The Sunday Herald has its own story on the Dannatt affair, also shedding further light on reports of explosions at an ammunition dump earlier this week.
Major gun battles were being fought in two of Baghdad’s districts – Doura and Mansoor. Doura has a large oil refinery, Mansoor is technically an affluent area close to the IZ. Gunfire and explosions were louder than normal and then, at around 7pm, the first large rocket landed inside the IZ itself. Another hit came after 10 minutes, then another two minutes later. Then a series of explosions, different to the daily “normal” rocket attacks were felt. For those in the IZ, the explosions were so close and so fierce that, even for experienced military personnel, “you could taste the cordite in your teeth”.
The sustained attacks lasted for two hours, during which Camp Falcon, a major US ammunition and storage dump, was hit. The attack resulted in what one security official called “a fireworks display”. But the display wasn’t put on for entertainment. Immediate military feedback pointed to casualties.
It was thought the Green Zone might come under direct attack. As for Dannatt:
Sacking a chief of the general staff for speaking out on a military matter would damage Blair more than Dannatt. An apology from Dannatt would look like political coercion and leave him unable to do his job. Through long phone calls that lasted well into Thursday morning, it was decided that Des Browne would contact Dannatt and order him to “explain” himself.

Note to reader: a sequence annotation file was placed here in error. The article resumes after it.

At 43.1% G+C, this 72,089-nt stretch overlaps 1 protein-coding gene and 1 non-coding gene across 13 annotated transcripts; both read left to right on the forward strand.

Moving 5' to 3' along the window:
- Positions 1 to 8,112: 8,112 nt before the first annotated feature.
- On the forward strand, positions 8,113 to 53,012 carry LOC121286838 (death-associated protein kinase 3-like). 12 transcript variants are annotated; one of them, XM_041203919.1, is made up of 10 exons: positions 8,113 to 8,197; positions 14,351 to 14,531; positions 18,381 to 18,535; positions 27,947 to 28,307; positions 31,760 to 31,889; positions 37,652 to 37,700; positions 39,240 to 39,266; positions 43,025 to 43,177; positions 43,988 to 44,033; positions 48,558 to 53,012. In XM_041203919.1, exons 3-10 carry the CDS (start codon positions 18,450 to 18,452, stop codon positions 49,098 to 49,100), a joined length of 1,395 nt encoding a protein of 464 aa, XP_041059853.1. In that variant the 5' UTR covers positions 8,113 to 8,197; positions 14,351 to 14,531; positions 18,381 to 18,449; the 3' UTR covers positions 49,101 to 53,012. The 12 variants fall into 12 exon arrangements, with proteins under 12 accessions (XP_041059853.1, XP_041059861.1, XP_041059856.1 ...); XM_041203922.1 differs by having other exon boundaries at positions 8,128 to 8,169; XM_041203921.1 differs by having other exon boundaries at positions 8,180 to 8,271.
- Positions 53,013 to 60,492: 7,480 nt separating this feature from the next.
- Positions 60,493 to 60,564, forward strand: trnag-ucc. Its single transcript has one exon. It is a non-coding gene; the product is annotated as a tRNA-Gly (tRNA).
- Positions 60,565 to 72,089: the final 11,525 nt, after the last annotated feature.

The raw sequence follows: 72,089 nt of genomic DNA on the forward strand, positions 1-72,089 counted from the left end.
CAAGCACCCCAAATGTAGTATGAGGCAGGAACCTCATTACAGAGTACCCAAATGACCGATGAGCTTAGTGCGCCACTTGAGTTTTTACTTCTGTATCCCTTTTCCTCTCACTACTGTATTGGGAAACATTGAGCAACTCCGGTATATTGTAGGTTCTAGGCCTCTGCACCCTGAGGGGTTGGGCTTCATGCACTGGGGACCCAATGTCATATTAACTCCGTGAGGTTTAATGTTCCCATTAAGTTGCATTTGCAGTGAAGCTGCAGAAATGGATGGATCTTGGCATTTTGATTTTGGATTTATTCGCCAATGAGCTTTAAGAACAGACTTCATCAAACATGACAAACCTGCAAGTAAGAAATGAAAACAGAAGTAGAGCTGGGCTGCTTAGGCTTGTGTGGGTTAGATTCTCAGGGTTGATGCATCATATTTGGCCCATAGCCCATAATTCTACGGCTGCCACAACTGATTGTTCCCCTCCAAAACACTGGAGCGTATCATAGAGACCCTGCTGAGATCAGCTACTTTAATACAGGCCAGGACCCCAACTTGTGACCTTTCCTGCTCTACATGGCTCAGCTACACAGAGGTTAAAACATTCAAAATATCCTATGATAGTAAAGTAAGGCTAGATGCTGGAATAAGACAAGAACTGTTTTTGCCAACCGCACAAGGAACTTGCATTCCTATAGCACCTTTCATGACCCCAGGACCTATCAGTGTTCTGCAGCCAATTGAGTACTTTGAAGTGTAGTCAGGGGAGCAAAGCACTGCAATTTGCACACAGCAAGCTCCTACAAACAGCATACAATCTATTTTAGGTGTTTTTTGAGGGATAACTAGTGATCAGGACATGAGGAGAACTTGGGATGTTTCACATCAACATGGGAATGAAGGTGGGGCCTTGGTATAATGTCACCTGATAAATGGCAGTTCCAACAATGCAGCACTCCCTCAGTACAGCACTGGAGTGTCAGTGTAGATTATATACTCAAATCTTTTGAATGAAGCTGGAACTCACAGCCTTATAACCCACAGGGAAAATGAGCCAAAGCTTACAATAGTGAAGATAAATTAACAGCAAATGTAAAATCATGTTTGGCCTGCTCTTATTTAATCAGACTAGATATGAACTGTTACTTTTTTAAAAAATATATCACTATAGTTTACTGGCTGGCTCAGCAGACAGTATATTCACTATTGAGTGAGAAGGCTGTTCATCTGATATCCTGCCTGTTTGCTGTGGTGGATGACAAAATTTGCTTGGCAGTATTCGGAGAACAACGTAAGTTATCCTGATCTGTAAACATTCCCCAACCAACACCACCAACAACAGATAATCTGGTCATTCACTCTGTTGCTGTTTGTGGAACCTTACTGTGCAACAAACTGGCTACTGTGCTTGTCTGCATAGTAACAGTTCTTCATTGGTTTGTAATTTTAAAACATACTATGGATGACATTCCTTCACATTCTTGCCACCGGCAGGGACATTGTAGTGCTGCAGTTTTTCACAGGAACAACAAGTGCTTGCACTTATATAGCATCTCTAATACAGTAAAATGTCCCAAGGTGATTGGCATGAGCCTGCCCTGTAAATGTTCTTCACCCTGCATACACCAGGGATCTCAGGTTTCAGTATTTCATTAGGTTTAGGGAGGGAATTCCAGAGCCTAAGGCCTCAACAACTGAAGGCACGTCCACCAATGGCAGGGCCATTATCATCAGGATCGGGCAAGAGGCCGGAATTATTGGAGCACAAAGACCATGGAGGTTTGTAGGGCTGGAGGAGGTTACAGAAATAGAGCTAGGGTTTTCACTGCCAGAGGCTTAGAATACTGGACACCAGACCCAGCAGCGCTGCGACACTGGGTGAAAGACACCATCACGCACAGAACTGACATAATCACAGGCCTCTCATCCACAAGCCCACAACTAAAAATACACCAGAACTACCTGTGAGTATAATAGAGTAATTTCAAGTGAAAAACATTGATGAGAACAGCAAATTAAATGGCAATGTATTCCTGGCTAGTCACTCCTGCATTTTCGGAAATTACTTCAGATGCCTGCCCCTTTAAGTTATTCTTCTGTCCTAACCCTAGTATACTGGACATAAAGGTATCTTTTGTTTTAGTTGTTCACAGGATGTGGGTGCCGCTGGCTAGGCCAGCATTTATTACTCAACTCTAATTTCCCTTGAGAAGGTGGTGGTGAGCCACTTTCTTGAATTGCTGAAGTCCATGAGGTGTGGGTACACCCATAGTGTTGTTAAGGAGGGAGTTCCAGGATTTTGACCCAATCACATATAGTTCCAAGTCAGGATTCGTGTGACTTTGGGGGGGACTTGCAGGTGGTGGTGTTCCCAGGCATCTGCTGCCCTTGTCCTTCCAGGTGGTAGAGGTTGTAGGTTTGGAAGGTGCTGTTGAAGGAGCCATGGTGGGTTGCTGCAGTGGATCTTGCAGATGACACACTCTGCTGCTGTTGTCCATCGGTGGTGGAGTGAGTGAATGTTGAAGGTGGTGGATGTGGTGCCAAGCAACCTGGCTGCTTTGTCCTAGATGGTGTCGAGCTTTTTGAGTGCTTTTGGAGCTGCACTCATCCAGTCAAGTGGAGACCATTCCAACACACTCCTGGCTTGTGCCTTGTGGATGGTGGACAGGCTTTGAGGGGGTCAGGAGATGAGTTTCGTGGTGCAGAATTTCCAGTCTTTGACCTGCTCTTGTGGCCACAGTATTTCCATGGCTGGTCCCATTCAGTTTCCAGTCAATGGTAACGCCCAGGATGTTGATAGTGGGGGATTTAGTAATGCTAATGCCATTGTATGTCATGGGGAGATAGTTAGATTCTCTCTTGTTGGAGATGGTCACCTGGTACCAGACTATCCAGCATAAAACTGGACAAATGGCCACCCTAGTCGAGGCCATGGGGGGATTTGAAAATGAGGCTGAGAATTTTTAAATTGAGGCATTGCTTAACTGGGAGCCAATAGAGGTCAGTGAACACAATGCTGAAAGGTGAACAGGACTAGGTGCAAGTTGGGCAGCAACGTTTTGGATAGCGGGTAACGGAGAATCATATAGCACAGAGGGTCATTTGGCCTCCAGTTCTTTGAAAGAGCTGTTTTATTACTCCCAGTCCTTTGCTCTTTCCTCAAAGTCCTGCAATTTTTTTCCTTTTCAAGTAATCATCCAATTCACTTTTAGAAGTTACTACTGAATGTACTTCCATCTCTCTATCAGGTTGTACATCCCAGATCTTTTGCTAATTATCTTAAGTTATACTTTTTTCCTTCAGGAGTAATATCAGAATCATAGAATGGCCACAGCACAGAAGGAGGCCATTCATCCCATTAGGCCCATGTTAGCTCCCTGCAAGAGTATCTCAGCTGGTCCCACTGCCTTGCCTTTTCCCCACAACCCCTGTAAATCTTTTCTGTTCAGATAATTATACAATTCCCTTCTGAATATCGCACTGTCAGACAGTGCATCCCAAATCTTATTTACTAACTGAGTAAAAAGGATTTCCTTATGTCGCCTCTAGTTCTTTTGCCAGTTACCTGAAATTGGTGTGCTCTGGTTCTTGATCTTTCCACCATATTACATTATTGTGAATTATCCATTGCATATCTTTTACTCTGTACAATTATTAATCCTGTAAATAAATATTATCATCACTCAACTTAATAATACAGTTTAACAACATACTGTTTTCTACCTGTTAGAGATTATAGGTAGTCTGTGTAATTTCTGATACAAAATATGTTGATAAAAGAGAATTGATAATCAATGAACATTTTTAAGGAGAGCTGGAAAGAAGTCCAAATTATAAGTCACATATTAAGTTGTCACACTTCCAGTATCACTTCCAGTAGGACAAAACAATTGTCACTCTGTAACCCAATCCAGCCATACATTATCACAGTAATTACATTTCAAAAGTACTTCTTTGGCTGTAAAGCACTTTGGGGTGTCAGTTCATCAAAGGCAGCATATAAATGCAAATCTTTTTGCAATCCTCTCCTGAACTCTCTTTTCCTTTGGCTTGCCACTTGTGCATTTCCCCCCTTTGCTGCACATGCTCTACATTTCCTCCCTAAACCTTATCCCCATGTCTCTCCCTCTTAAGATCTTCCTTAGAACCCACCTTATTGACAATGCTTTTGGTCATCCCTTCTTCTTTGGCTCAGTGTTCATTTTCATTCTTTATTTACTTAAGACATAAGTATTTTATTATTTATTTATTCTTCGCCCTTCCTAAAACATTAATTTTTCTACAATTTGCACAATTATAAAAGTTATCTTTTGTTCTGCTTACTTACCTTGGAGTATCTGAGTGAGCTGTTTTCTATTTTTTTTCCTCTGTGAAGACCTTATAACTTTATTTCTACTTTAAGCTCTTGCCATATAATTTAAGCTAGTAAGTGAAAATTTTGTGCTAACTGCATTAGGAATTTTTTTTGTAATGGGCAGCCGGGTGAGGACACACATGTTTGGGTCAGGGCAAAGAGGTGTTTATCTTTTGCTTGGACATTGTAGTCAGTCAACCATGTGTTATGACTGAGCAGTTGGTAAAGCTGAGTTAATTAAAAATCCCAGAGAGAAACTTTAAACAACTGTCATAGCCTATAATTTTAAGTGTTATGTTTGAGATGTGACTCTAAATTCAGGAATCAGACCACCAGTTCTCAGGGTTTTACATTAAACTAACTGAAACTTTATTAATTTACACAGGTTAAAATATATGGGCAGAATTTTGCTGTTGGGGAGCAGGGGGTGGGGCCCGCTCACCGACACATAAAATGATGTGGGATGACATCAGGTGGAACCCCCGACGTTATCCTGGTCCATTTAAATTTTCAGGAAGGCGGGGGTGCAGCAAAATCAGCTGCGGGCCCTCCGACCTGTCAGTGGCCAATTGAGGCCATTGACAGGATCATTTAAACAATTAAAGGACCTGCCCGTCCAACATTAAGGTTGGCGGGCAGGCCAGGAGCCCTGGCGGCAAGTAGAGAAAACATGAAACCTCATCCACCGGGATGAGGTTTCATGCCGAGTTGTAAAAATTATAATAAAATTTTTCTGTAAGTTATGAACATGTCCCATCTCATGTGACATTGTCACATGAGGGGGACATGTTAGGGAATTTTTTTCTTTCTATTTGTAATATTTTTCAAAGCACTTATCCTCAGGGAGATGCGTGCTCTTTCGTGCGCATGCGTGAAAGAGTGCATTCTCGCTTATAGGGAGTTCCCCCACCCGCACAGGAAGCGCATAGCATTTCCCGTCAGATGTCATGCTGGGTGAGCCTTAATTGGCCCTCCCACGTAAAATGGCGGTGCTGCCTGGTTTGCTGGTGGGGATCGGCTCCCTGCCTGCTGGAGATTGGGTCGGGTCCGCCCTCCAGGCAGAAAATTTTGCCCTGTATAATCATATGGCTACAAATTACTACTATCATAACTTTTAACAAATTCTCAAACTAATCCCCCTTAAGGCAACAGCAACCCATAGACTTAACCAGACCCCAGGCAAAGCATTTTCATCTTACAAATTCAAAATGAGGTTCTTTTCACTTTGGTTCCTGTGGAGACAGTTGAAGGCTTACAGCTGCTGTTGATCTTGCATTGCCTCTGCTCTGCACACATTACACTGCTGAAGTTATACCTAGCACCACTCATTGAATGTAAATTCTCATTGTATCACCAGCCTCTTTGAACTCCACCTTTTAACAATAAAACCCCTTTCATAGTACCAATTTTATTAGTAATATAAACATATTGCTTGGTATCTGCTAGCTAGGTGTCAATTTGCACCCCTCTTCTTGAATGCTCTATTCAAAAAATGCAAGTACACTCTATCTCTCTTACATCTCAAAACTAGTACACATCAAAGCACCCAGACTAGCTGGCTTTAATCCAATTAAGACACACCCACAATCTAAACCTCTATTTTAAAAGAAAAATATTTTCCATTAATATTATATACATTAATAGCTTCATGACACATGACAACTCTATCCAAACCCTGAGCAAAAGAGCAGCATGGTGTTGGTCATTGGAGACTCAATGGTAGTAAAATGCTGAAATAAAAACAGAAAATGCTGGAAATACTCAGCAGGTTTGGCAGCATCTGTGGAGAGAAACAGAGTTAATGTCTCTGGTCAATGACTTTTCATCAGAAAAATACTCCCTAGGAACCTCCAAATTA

In a series of interviews at the BBC and outside the MoD, rather than clarify, Dannatt appeared to expand on what he had said. He told the BBC: “I am a soldier speaking up for his army and just saying, ‘Come on we can’t be here for ever at this level’.” He also said he had an idea of what he wanted Britain and the army to be like, and that those values and standards were being threatened by other people and other influences.
So this story has Blair more captive to events than plotting a major shift in policy. But if he isn’t taking an active role in abandoning a failed policy, others just might.
[Ministry of Defence] sources say it is highly likely that Dannatt appreciated that the situation in Iraq was returning to prime focus. The MoD knew the details of The Lancet’s report on civilian deaths. The Pentagon’s criticisms were also centre-stage. And the return of MPs to parliament last week after the summer recess pointed to a re-examination of Iraq and Afghanistan, both part of the narrative on Blair’s diminished authority.